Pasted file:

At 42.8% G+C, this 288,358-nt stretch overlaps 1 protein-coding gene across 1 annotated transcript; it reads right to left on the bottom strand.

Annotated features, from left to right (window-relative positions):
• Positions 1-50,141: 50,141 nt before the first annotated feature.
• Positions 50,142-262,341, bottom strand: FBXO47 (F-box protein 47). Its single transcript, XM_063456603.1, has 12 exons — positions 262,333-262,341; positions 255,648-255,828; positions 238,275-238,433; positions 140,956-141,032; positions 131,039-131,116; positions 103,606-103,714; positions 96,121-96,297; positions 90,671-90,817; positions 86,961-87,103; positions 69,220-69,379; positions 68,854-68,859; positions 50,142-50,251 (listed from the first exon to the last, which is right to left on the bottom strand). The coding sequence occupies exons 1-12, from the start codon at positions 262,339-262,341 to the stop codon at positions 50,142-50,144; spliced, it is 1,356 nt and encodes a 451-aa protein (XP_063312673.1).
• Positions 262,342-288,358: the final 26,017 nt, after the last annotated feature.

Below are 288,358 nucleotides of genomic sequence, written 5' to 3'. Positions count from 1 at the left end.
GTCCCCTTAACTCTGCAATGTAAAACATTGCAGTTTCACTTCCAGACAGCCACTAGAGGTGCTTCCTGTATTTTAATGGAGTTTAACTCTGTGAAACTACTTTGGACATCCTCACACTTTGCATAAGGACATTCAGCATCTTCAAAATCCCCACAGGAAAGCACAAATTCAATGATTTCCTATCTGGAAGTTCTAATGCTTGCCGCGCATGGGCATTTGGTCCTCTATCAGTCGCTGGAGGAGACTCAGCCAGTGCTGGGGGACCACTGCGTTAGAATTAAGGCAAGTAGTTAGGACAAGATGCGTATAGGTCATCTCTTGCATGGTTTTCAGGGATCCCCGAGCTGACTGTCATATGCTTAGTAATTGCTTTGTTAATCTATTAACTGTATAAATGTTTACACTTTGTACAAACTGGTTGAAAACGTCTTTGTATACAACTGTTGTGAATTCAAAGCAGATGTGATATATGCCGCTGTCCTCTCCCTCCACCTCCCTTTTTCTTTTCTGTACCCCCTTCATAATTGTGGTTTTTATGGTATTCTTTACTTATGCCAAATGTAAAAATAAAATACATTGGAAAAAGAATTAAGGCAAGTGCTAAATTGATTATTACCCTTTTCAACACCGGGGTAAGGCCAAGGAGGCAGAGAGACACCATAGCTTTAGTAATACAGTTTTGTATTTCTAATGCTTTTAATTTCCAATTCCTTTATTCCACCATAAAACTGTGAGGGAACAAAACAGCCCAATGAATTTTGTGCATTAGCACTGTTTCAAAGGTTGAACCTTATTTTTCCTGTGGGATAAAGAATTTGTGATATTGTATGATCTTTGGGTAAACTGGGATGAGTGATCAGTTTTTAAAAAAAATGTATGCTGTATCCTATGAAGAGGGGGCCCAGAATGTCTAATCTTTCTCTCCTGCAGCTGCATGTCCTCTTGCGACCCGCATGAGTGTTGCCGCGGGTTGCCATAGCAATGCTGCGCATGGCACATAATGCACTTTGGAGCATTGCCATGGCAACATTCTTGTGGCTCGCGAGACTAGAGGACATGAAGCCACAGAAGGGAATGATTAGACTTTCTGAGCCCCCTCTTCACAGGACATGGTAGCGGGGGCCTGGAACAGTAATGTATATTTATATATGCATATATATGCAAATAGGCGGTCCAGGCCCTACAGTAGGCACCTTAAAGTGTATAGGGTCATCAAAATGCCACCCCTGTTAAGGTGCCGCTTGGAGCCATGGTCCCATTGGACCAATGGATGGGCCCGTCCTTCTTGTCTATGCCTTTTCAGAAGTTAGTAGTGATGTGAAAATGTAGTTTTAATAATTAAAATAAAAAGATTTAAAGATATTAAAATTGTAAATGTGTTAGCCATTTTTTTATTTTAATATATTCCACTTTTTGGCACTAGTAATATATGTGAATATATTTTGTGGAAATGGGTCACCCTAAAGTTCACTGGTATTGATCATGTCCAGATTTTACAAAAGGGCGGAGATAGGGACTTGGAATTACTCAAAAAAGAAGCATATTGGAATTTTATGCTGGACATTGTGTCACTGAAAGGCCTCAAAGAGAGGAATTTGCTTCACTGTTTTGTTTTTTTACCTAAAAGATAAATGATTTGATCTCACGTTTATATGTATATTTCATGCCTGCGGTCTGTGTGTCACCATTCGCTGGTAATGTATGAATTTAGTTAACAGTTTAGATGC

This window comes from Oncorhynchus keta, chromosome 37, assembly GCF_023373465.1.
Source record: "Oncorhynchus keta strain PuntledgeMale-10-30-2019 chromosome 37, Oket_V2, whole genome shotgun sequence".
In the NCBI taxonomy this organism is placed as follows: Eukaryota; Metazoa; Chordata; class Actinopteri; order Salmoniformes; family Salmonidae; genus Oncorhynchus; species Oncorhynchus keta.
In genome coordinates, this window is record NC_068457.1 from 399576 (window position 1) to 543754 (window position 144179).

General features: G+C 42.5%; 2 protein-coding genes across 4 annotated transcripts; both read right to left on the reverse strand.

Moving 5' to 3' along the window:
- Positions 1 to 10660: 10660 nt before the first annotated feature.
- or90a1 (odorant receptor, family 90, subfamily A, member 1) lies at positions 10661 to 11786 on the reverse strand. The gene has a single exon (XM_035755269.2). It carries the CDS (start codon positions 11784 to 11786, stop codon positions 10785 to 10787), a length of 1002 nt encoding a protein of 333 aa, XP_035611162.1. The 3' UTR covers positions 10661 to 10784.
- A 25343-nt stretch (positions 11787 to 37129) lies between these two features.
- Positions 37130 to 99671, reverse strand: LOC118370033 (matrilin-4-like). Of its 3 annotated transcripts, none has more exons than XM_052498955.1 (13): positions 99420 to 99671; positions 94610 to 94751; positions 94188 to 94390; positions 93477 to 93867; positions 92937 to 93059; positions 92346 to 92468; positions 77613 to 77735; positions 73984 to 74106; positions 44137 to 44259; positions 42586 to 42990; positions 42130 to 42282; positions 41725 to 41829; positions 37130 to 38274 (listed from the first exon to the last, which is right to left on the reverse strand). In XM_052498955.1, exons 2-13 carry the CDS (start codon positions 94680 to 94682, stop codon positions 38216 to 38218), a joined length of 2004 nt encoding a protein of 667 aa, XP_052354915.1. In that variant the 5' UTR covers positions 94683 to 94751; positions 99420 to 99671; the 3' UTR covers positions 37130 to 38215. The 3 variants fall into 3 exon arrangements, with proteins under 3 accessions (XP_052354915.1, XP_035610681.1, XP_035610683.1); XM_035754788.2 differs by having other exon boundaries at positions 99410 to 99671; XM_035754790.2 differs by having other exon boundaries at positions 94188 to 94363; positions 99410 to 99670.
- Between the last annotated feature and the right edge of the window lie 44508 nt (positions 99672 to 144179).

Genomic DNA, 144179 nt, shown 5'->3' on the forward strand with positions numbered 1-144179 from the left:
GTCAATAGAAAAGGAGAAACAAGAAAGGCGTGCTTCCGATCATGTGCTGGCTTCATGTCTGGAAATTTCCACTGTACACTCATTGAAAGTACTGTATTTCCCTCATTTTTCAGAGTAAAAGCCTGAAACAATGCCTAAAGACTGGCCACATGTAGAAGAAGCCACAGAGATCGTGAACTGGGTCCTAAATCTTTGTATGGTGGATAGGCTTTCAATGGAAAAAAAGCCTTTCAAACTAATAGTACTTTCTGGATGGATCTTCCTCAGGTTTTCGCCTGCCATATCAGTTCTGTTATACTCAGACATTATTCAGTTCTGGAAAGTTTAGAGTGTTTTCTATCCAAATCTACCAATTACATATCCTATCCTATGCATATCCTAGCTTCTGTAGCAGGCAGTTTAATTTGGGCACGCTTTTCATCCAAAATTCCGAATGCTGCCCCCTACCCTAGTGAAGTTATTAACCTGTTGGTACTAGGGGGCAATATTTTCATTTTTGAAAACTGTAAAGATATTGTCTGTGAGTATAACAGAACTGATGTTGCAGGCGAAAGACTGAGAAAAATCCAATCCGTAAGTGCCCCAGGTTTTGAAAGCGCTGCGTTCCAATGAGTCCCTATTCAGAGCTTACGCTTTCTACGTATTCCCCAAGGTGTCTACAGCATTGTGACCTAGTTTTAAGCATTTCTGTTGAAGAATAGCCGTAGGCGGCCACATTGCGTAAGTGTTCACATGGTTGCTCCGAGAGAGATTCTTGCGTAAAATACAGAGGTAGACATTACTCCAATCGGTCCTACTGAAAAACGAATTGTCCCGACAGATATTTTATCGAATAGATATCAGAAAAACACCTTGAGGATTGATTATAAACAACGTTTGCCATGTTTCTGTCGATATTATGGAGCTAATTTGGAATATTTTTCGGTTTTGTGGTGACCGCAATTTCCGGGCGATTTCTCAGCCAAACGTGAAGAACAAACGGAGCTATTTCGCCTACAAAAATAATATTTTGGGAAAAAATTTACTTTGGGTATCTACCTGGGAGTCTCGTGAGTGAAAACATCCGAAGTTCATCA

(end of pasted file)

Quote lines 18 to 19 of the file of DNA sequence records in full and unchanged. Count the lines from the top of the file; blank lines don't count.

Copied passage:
- Between the last annotated feature and the right edge of the window lie 44508 nt (positions 99672 to 144179).

Genomic DNA, 144179 nt, shown 5'->3' on the forward strand with positions numbered 1-144179 from the left: